Debt consolidation is often the best solution for those who are feeling overwhelmed by monthly payments and are afraid they are about to fall behind on their payments or who are only making the minimum payments on their credit cards. It combines their unsecured debt into one easy monthly payment, reduces interest and penalties, and can help them pay off their outstanding debts sooner.

With thousands of debt consolidation companies out there, however, how do you know which debt consolidation counselor is right for you? It can be very confusing, and some companies will take advantage of your fears and simply create more problems for you while they pocket the money they earn managing your accounts.

A good credit counselor's goal is to do several things:

  • Reduce the interest on your outstanding debts
  • Reduce or eliminate late fees or penalties
  • Negotiate payments that will reduce your balances quickly within your budget
  • Offer credit counseling so that you won't make the same mistakes again
  • Prevent you from going further into debt by limiting your access to credit

Some things to consider when you shop for a Debt Consolidation Counselor:

  • Account Flexibility. Each of your accounts should be addressed individually. While the goal of a credit counselor is to negotiate a lower interest rate for you, this may not always be necessary. If you have a card that already has low interest, it shouldn't be in the program because it won't help you, and you will be paying a fee on it for them to process it.   You should also be able to keep at least one card out of the program for travel, business and emergency purposes. If they insist you have to include all credit cards, steer clear.
  • Good customer service. Get a quote, and then follow up with some questions. If they assign a counselor specifically to your account who can answer your questions and explain the procedure clearly to you, then they will probably continue to provide this type of service to you as time goes on.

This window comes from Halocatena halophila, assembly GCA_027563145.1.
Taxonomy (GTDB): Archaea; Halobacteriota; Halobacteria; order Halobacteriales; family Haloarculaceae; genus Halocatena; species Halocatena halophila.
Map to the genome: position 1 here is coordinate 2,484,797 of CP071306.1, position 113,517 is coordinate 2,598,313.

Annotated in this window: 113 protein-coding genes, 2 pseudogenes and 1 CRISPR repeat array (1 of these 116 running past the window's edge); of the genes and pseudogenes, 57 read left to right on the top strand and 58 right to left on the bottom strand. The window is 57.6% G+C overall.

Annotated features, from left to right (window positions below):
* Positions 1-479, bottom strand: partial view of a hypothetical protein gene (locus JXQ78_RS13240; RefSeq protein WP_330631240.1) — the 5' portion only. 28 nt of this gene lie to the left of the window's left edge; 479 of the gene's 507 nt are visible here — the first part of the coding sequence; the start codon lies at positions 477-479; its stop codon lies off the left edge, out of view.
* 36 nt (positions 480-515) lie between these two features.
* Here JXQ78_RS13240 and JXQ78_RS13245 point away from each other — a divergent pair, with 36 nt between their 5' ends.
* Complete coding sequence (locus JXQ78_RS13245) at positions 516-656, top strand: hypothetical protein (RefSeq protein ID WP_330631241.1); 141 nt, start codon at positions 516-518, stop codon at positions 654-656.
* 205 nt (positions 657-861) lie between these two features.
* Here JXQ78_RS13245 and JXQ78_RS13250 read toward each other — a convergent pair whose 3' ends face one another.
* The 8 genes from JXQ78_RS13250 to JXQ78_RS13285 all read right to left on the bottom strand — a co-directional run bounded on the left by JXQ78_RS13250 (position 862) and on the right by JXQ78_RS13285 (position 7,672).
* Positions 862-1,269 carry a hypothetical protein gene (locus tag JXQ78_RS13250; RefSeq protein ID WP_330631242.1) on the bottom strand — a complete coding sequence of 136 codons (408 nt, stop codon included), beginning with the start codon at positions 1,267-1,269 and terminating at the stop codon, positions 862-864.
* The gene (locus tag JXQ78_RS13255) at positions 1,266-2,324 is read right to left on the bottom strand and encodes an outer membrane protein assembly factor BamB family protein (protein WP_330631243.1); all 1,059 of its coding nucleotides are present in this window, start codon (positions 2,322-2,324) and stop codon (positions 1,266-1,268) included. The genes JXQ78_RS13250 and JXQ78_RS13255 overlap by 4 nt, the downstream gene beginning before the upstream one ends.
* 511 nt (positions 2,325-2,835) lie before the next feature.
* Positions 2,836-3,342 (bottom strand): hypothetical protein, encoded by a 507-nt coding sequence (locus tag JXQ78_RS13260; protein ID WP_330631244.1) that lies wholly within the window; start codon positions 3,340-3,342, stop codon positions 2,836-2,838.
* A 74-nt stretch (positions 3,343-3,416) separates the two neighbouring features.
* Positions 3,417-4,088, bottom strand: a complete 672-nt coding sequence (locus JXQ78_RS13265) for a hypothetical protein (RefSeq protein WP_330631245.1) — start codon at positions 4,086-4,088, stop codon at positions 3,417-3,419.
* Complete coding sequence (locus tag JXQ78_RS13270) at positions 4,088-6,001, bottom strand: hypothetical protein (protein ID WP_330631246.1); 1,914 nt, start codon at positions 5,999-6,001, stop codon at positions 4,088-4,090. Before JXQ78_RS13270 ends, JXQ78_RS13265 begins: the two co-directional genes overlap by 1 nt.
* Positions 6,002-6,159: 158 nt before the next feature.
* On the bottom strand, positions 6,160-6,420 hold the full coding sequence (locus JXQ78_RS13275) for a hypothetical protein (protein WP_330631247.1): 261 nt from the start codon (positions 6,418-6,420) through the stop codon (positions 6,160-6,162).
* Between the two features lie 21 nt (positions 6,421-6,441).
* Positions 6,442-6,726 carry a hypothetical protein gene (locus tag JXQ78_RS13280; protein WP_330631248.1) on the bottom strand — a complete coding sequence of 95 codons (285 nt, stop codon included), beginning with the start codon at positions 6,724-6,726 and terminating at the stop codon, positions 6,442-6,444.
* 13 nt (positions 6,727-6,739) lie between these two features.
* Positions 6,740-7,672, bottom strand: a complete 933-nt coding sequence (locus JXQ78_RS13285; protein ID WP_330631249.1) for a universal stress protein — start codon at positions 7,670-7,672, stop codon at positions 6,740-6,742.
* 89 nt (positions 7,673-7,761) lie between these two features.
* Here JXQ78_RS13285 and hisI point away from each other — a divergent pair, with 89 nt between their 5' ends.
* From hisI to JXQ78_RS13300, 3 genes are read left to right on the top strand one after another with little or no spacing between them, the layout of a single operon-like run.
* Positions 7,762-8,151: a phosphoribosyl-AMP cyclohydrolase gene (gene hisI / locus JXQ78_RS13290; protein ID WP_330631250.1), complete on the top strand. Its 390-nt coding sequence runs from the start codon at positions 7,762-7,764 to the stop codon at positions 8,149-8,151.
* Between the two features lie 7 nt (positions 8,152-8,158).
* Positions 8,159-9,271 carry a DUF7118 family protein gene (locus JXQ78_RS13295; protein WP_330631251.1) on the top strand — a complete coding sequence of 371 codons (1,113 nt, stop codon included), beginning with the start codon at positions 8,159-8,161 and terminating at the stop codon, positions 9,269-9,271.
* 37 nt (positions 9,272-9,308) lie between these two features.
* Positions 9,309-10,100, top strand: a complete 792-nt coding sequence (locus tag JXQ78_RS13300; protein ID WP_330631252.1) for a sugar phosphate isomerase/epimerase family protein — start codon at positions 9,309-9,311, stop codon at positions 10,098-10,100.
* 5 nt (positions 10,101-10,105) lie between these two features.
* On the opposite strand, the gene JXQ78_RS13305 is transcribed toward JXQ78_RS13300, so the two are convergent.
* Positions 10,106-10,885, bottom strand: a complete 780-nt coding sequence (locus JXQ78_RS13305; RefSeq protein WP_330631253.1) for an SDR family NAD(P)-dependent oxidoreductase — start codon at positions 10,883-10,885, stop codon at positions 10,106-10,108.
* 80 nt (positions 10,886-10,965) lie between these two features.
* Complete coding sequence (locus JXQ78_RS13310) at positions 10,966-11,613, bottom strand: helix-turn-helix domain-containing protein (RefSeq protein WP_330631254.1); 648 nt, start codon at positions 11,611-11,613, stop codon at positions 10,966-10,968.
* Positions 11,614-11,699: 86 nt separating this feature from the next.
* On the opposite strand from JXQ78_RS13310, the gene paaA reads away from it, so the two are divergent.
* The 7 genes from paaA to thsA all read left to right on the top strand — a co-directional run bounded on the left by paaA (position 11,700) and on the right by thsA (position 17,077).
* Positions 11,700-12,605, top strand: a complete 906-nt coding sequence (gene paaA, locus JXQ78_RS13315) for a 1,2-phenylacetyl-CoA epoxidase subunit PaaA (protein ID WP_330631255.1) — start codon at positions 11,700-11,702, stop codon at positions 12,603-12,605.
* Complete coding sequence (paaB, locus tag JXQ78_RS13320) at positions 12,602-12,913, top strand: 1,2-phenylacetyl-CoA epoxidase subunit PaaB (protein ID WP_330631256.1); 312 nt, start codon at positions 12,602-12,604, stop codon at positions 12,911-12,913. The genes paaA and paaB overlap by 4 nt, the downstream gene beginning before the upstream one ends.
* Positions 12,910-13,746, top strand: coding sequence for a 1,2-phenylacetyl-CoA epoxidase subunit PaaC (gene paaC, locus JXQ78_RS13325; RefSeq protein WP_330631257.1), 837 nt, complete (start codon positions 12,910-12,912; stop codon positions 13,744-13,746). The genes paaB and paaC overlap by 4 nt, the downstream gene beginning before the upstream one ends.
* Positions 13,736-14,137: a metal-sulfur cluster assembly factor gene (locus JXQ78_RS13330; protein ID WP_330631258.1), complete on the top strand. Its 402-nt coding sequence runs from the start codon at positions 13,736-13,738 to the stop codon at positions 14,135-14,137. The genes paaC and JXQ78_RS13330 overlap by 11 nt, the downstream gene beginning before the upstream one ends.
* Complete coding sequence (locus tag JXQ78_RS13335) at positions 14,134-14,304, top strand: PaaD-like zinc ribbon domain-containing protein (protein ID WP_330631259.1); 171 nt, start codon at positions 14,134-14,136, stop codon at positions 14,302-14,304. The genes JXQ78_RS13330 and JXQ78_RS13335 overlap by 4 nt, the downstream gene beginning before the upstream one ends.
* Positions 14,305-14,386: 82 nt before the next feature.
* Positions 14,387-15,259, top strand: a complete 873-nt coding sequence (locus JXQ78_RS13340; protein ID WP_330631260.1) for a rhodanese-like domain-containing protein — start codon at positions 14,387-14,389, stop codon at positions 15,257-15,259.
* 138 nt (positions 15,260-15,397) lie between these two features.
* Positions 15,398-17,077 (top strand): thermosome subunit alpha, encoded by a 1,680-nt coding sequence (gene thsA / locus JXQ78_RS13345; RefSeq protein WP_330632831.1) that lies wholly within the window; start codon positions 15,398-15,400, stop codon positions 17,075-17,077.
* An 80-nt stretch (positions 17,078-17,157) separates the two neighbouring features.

• Beware of 'multi-purpose' offers. If they offer a vague 'analysis' of your financial situation for a fee, be wary of the company. This may simply be their way of getting your information so that they can then do a more detailed sales pitch and making some easy money while they are at it. A quote should never cost you anything.
  • Concrete, individual timelines. Your credit counselor should be able to tell you how long it will take to pay off each and every credit card. If the only answer you can get is, 'two to four years,' ask for a break-out for each individual account. If they can't provide this, they are hiding something. The payoff time and amount is different for every account, and you have the right to have that information.
  • Honesty. Some offer 'good payer' programs or 'cash rewards.' This isn't free money - it is a program where creditors, in compensation to consolidation companies for making sure you are paying your debts, occasionally refund small amounts to the counseling company. Usually, the counseling company will split this (often 50/50) with the client. It's a nice incentive program that benefits everyone and can give you a bit of extra cash every six months or so.   This is great - if they tell you this up front! If they disguise this as a reward or bonus as though they're giving you a prize, they are being dishonest. Any time they offer you money, ask where exactly it is coming from and for what. If they try to make it seem better or different than what it actually is, they are probably dressing up the facts elsewhere as well.
  • Evaluate their quotes. Fees should generally be no more than approximately 10% of what you will be paying monthly for their monthly fees in order to handle your account. If it goes much higher than this, be cautious, and ask for a breakdown of how the money is used. Make sure there are no 'start-up fees' or other hidden costs that will cost you later.
  • Check References. This is simple - call the Better Business Bureau and ask about the company. When you begin talking to the company, ask if they can provide references from satisfied customers. And finally, talk to friends or relatives you know who may have used a debt consolidation counselor. If they have been happy with the results, chances are you will be too.
Follow Up After the Fact

Once you've joined a program, don't simply leave it to the credit counselor to handle everything and assume it is all going to be okay. No matter what, this is still your credit rating, your debt and your responsibility, so keep checking periodically to make sure things are going smoothly.

Always open your bills and check to see that the payments that were negotiated are indeed being paid on your accounts. If they aren't, contact your credit counselor immediately to get the problem resolved. If you see that one of your cards has been paid off, contact your counselor and ask that your monthly payment either by reduced, or that that amount now be applied to another card in order to pay down that balance faster.

Contact your credit counselor at least once every three months to discuss your progress and let him or her know that you are pro-active in handling your financial situation. This will encourage them to do their best for you.